DETROIT (FOX 2) - What's it like being a Black police officer right now, coping with protests and demands for reform?
It's a question we set out to answer by sitting down with four Detroit police officers and Chief James Craig to see how they tow that line between supporting the Black community and the Black Lives Matter movement right now - but staying true to their sworn oath to serve and protect.
For three nights in June, Detroit saw protests after George Floyd's death in Minnesota sparked an international movement.
"I got Black sons. I got young sons that are out there and I'm concerned," said D. Robinson, a neighborhood police officer with Detroit's 11th precinct.
"When you see somebody that looks like you, when you see somebody that is being treated unjust and unfair you understand why you got into the profession," said Michael Richardson, the chief neighborhood liaison officer.
"I hate to see when people take that situation and try to make it look like it's something that we all encourage because it's not," said Marcia Williams, who's also a neighborhood police officer with Detroit's 11th precinct.
A by-product though is intense anti-police sentiment, even against Black police officers.
"We're angry too and because I wear the uniform like so many police officers, I'm still an African American man. And I understand what discrimination looks like," Chief Craig said.
"Being a Black man and being a police officer is probably one of the most interesting spaces of conversation right now," Richardson said.
Which begs the question - is it possible to support this movement but also be a police officer at the same time?
"From the man side, the human side, it hurts. From the police side, it makes you want to go out and be better. It makes you want to grab hold and be the change you want to see and do everything you can to makes sure it doesn't happen on your watch," Richardson said.
Detroit didn't have the destructive rioting that other cities continue to see
"I'm glad our community, our city, held each other down and made sure we were together during this protest we didn't let anything really get out of control like other states," said Marcus Harris II, a patrol officer with Detroit's third precinct.
Chief Craig says that's not a coincidence.
"We don't wait until something bad happens to start building bridges in communities. This is institutionalized into the department," he said. Craig, who joined the Detroit Police Department at 19 years old working a foot beat on midnights, says the department pioneered race issues in a lot of ways.
"Detroit really was a leader in the profession in terms of integrating a police department and having a police department reflect the city," he said.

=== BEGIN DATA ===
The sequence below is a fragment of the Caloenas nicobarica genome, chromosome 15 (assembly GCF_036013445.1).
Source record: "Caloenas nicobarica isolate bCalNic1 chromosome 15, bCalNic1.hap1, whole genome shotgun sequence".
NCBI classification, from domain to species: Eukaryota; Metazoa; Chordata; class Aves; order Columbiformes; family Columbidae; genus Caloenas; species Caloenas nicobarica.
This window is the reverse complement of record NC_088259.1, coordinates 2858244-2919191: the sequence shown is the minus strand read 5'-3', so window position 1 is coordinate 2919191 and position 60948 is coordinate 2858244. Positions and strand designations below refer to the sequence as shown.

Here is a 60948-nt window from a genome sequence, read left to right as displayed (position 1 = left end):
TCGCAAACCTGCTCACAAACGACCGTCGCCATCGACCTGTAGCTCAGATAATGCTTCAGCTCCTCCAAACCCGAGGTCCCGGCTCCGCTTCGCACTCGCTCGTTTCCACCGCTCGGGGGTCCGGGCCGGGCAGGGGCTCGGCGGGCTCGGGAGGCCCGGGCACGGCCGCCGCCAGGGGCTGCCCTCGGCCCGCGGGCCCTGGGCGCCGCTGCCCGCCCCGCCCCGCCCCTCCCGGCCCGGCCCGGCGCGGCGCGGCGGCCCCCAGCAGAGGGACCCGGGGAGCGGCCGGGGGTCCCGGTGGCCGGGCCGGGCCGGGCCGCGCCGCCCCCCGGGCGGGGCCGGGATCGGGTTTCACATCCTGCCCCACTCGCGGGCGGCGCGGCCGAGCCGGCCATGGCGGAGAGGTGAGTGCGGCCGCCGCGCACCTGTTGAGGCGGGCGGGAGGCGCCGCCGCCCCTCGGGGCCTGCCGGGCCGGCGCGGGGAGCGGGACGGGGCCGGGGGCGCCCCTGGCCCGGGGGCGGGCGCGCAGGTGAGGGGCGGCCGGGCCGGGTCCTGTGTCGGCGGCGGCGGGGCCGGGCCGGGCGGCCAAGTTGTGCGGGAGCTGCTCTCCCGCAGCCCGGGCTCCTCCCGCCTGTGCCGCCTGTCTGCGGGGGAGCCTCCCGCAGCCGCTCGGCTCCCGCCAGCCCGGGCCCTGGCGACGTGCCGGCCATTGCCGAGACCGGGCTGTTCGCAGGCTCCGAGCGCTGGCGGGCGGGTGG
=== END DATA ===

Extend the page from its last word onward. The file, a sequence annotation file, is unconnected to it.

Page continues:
This is something exemplified by partners officers Robinson and Williams, neighborhood police officers out of the 11th precinct and both native Detroiters.
"I still go to the stores, the parks and let people know that, 'Hey I'm here for you. I'm here to bridge the gap between the community and the police," Williams said.
FOX 2 went on a ridealong with Officer Robinson that may look staged, but it wasn't. He bought snacks from the kids' streetside table and played with some others.
"You can find me in a group of young men that maybe don't care for the police officers and then once they realize, 'Hey this guy is from Mack and Bewick, hold on,' and they can relate to me and I can relate to them and that's an opportunity for them to listen," he said.
Right on cue, "D-Rob" walks up to a group of men. You could feel the hostility; our cameras even hung back. But within a matter of minutes, common ground was found as D-Rob started to tell them about community policing. One of the men said in 36 years, he's never had a police officer talk to him like that.
It seems it's going to take more of these positive encounters to change hearts and minds.
"My dad told me a long time ago people yell, people raise their voice because they don't feel heard and that's our biggest focus right now is to make sure the community is heard," Richardson said.
We asked the officers if they could sit down and talk to protesters face-to-face, what is one thing you'd want them to understand?
"People have to realize we are human even with the uniform on and we are human when the uniform comes off," Harris said.
Black and "Blue" is a fine line to walk for these officers, with an open invitation to be the change you want to see.
"I knew at an early age if you want to change an institution you really need to become part of it. But more than just become part of it, you need to lead it," Chief Craig said.
"If you don't like how the police are being, become a police. We are hiring," Williams said.